Fascinating Music

The air was reasonably clear this morning, so we took a walk by TPC Scottsdale after breakfast.

When we checked in, the resort concierge strongly recommended a visit to the Musical Instrument Museum. They’re open every day including Christmas, so we headed over there soon after they opened, expecting to spend the morning. We spent all day there (except lunch), and if we weren’t heading home tomorrow, I’d be planning to go back so we could see the rest of the museum!

Atingting (Slit Drum) outside the museum

A museum filled with musical instruments could be cacophonous, but this one wasn’t – every visitor gets an audioguide (with headphones, of course) which plays audio for the exhibit you’re seeing. Sennheiser was the guide sponsor and furnished the equipment, so the sound quality was very good.

We began in the Orientation Gallery which featured instruments of various kinds from around the world. Here’s the octobasse – its lowest notes are too deep to hear, but the audioguide did its best to let us experience it.

I really liked this Yemenite shofar, made from kudu horn instead of the ram’s horn that we usually see.

There was an entire gallery devoted to guitars around the world. Here are three.

Gittler (electric guitar)
Voodoo Guitar
Air Guitar (Nitrogen, oxygen, argon, carbon dioxide, and dreams)

The MIM’s current special exhibition is “Acoustic America: Iconic Guitars, Mandolins, and Banjos,” featuring 90 historic stringed instruments, most being played in videos and interviews that you hear on the audioguide. I guess it’s just as well that they didn’t play complete songs or we never would have gotten beyond that exhibit!

The Artist Gallery has exhibits devoted to 40 artists and groups from all over the world. I saw about a third of them before going to the Mechanical Instruments gallery to hear the one instrument in the museum that they play out loud – the Orchestrion, which they only play twice a day. It’s loud – you can hear it two galleries away.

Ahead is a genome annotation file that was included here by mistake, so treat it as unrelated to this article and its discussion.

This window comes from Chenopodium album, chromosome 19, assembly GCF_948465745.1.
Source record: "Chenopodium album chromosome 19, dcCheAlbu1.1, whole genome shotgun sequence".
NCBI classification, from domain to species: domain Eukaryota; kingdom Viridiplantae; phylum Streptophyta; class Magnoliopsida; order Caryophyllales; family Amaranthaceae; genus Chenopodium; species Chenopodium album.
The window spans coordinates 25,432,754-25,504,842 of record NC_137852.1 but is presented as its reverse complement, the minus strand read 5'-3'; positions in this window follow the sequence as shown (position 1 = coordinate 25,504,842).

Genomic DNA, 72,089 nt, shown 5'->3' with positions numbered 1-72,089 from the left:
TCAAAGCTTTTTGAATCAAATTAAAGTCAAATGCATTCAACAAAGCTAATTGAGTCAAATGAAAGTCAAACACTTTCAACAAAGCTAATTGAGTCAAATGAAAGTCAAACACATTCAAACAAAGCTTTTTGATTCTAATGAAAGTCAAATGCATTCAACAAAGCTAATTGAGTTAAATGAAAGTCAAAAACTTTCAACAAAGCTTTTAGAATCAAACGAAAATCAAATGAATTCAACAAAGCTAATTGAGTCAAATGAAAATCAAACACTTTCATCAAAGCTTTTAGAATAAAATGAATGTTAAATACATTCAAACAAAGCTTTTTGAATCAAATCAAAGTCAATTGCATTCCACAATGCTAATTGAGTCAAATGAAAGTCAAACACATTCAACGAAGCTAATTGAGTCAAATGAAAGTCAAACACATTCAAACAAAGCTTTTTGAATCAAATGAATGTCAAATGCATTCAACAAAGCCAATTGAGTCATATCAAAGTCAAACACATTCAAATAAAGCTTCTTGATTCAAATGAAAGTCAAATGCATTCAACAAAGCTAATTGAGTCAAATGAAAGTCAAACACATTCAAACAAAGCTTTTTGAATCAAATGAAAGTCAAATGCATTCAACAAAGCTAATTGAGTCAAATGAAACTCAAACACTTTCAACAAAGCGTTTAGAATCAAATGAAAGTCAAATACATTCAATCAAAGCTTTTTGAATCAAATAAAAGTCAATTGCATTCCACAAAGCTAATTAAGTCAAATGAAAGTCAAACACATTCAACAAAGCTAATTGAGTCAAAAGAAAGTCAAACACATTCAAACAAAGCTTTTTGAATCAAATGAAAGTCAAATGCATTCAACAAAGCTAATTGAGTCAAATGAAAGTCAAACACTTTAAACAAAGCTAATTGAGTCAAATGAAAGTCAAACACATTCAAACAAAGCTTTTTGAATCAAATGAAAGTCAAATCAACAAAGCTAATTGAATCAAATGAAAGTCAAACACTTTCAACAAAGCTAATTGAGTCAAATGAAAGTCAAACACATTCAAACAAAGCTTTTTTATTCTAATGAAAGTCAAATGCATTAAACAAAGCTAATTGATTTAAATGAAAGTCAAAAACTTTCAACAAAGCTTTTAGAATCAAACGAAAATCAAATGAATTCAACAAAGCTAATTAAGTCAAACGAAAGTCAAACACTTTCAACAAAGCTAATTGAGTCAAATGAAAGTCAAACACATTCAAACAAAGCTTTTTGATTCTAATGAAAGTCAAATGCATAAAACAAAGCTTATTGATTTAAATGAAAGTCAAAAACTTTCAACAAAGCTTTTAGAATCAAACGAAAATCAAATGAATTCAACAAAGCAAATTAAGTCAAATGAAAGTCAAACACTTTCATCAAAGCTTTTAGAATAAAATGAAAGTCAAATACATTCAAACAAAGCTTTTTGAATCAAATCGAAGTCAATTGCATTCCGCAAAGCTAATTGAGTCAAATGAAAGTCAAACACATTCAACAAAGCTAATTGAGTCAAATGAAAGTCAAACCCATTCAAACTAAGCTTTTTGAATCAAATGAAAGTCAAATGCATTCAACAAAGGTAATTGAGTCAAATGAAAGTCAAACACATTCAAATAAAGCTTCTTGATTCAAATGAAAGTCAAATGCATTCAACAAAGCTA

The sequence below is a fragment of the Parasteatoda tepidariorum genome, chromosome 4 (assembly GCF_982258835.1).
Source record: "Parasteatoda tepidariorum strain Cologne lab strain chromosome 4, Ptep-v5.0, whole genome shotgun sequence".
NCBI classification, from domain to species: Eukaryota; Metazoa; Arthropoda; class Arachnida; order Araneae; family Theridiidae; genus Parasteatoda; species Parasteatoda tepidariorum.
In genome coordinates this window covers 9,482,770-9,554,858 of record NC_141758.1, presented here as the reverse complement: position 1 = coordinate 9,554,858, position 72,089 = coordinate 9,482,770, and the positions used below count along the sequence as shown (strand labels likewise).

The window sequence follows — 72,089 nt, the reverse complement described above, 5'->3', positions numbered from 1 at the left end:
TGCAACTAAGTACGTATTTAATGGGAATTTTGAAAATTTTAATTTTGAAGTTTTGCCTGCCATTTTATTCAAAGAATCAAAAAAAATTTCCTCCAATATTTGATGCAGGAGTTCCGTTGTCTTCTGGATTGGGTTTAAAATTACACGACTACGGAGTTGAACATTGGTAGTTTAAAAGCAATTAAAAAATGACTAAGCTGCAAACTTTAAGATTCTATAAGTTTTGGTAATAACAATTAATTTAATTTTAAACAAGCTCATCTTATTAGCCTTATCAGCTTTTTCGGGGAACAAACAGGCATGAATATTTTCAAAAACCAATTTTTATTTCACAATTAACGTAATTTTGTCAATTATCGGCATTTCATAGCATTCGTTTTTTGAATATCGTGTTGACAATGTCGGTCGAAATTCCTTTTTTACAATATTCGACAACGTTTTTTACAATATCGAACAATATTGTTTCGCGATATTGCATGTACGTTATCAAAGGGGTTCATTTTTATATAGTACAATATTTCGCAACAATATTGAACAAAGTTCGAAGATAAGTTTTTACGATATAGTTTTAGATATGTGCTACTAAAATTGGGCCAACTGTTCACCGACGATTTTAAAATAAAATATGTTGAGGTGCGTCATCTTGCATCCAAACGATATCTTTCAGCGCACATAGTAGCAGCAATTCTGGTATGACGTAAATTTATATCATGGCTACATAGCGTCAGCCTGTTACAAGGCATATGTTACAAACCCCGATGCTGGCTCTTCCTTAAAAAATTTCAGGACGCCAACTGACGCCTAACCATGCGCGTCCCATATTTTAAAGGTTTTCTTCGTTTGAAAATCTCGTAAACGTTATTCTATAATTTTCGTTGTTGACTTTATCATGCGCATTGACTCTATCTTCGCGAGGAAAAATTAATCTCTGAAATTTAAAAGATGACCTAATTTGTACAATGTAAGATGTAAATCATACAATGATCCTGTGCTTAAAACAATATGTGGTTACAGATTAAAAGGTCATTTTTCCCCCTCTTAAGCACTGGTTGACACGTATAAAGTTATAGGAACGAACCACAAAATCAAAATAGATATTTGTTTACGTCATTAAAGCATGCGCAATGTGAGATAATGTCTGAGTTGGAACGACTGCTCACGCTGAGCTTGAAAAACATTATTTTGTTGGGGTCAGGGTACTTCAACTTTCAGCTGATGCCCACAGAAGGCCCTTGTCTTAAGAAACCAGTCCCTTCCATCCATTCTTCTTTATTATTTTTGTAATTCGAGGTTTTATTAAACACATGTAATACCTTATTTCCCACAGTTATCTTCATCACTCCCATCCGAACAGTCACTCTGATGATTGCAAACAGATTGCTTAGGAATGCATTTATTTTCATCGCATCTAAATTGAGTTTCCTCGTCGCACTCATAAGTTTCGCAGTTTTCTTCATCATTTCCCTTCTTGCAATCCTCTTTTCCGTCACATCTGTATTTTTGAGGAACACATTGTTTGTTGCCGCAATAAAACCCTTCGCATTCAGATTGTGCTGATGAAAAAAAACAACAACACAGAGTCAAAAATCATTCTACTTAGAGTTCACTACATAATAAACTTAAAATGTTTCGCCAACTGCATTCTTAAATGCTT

I had high hopes for the Experience Gallery, where you get to play your own music on a varied collection of instruments. I could make pleasing noises (well, I thought they were pleasing) on the gongs and drums, but most of the other instruments needed more skill than I brought to the game.

I finished the day in the Geographic Galleries on the second floor. I started in the US and Canada Gallery and I’d seen almost all of it before we had to leave the museum to head over to Sarah and Ray’s house in Mesa for fondue and more music.

In addition to being an artist, Sarah plays the theremin and treated us to what I’d call “theremin karaoke” (she plays theremin to fit into a recording of more traditional instruments).

Then she let Diane and me try our hands at the theremin (without accompaniment); it was fun!

We said farewell to Sarah and Ray for now and headed back to the resort to pack for our flight home tomorrow.